If you say you’ve seen cuter artichokes, I will know you are lying. When entering the Cure Organic Farm store after my regular CSA share pick up Wednesday I almost died at the sight of these American Girl Doll sized Baby Artichokes. I was verbally fawning over them so extremely, and to anyone within ear shot, I noted a wee 4 year old who began calling out the store’s screen door ‘Totally cute artichokes! Come buy some totally cute artichokes’ (a miniature and more refined approach to what I remember barkers outside peep shows in San Francisco to do when anyone would walk down the street).
I wanted to ‘adopt’ the entire basket. Take them home, admire them, maybe even turn them into a piece of jewelry. I was flooded with California memories of visiting my Grandparents who had a flat in San Francisco where my grandfather worked during the week and then weekending at their home in the Monterey area. We’d drive through miles of artichoke fields around Castroville on the drive down, always stopping to buy some fresh from local farm stands.
Such odd, somewhat prehistoric vegetables they are. Thistles actually. With pricker leaves, fuzzy inside and who would ever guess consumption was done by scrapping the inside of the cooked leaf against one’s upper teeth. A vegetable that requires an Operation Manual. Nothing like it. And not commonly grown in Colorado.
My unbridled enthusiasm was both a reflection of the beauty of these petite versions as well as the artichoke memory, like an old friend unexpectedly coming to visit. I loaded up, consulted with Abby at the farm store and Anne Cure about preparation methods. I departed, wheels turning on how to celebrate my find.
With the holiday weekend afoot, grilling them seemed apropos. Anne had suggested as much or it would not have come to mind. I decided boiling first before grilling would give me the result I hoped for. Always liking a bit of spice in my dishes I decided to pair it with a Chipotle Mayo, having always had the regular artichokes with mayonnaise for dipping as a child. This is a souped up nod to my grandparents for the early introduction to a food many never have the enjoyment of sampling.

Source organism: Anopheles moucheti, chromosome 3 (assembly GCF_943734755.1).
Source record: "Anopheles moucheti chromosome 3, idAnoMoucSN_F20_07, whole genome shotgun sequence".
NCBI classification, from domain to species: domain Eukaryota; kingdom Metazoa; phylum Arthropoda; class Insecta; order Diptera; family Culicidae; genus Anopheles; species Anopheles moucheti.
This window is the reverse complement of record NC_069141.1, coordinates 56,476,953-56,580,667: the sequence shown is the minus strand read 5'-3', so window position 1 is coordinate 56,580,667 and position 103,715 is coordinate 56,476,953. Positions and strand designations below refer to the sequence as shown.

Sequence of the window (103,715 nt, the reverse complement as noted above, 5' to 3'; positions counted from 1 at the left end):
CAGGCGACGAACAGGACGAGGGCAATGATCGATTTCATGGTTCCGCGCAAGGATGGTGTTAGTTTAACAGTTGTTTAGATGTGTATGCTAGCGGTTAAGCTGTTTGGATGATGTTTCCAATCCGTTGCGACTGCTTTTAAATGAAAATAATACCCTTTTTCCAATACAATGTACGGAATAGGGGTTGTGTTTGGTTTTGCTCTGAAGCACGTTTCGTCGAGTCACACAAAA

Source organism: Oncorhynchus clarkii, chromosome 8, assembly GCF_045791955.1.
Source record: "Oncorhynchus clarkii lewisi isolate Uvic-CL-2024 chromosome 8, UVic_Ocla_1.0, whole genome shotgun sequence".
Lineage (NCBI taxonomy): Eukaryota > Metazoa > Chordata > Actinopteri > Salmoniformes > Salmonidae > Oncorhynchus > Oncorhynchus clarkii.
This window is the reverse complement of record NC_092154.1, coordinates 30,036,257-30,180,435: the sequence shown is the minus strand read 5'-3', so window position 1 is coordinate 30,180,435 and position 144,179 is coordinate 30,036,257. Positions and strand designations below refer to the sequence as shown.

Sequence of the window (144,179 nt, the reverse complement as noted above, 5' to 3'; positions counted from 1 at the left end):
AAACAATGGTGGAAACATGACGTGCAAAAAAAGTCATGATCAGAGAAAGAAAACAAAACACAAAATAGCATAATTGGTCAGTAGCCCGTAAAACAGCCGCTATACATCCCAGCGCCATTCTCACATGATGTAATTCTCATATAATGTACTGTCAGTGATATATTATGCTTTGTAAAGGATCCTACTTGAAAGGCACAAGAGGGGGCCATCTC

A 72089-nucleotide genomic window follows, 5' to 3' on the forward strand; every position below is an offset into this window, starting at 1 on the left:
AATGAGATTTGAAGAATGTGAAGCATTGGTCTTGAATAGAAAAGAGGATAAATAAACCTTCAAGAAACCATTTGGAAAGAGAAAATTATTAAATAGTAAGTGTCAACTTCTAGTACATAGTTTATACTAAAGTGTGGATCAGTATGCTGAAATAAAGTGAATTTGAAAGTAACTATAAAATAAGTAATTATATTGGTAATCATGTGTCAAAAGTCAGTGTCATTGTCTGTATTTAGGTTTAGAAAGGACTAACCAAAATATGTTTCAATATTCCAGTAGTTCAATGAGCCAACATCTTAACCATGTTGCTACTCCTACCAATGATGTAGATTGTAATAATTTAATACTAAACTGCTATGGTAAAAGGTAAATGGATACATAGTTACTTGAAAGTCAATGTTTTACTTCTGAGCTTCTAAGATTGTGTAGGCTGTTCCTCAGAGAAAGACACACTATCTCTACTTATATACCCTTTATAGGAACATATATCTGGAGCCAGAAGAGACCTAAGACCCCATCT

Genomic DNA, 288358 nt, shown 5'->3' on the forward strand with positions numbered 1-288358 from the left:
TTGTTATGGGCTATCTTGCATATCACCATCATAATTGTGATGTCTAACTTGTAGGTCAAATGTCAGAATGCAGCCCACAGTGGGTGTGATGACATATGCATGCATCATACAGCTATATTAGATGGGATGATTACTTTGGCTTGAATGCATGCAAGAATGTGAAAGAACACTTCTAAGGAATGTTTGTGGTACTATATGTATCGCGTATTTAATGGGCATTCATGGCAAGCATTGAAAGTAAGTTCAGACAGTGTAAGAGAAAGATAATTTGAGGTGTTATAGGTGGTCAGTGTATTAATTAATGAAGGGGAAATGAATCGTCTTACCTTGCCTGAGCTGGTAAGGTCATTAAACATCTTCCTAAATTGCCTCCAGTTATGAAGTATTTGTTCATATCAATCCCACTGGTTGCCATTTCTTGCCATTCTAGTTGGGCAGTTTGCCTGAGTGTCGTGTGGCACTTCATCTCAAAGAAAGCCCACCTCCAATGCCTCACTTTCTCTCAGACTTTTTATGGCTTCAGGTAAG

GRILLED BABY ARTICHOKES
This method can be tailored to your volume needs. I would estimate 2-3 per person depending on the artichoke size and rest of your meal. My babies were the size of about a golf ball and a half. You will be eating them whole after they are trimmed and cooked; not pulling off individual leaves as with the larger version.
· 12 baby artichokes
· Juice of one lemon (freshly squeezed)
· 3 tablespoons olive oil
· 2 large cloves of garlic, finely minced or pressed
1. Trim the artichokes by cutting the stem flush with the bottom of the artichoke, remove the bottom few layers of leaves, cut any remaining leaves straight across at the top (removing the thorn), cut the top of the choke. This step is very important! With something so tiny I was reluctant to remove the leaves until only the light green, supple leaves are left. Do it! Otherwise you and your guests will be chewing the leaves like a cud wondering where you can discretely spit out the unchewable leaves.
The trimmed artichokes are on the left. Be sure the leaves showing after they are trimmed are light green, supple and soft unlike the thick, leaves on the lower outside of the artichoke.
2. Bring a large pot of water to a boil. Add the lemon juice. Place the artichokes in the water and boil about 8 minutes. You should note them becoming visibly softer and a sage gray/green color. While they are boiling, heat your grill to medium hot.
3. Drain the artichokes and allow them to cool until they can be handled easily. Cut each artichoke in half lengthwise. If there is a choke (the fuzzy part) use a paring knife or small spoon and scrape it out, being careful to leave the much coveted heart in tact.
Most of my baby artichokes had no ‘choke’ (the fuzzy part above the heart and under the leaves). This shows a few that did. It should be scraped out before grilling.
4. In a small bowl combine the olive oil and garlic. Brush both sides of each artichoke half and place on the heated grill. Grill each artichoke 5-6 minutes on each side. Since the different sizes will affect cooking time I suggest sampling one to ensure they are soft enough to eat.
5. Allow to cool to room temperature and eat with squeezed lemon or dipping in the Chipotle Mayo.
This is adapted from a Bobby Flay recipe. His original recipe was intended to go with Sliders (mini burgers) so was much stronger than I wanted. I wanted the artichoke flavor to be the star with the Chipotle Mayo being a slightly spicy dipping sauce.
· 1 cup mayonnaise
· 1 chipotle chili (from chipotle en adobo)
· 2 teaspoons adobo sauce
· Juice from ½ lime, freshly squeezed
Add all ingredients into a food processor. Process until fully combined and the chile is pulverized. Use immediately or refrigerate until ready to serve.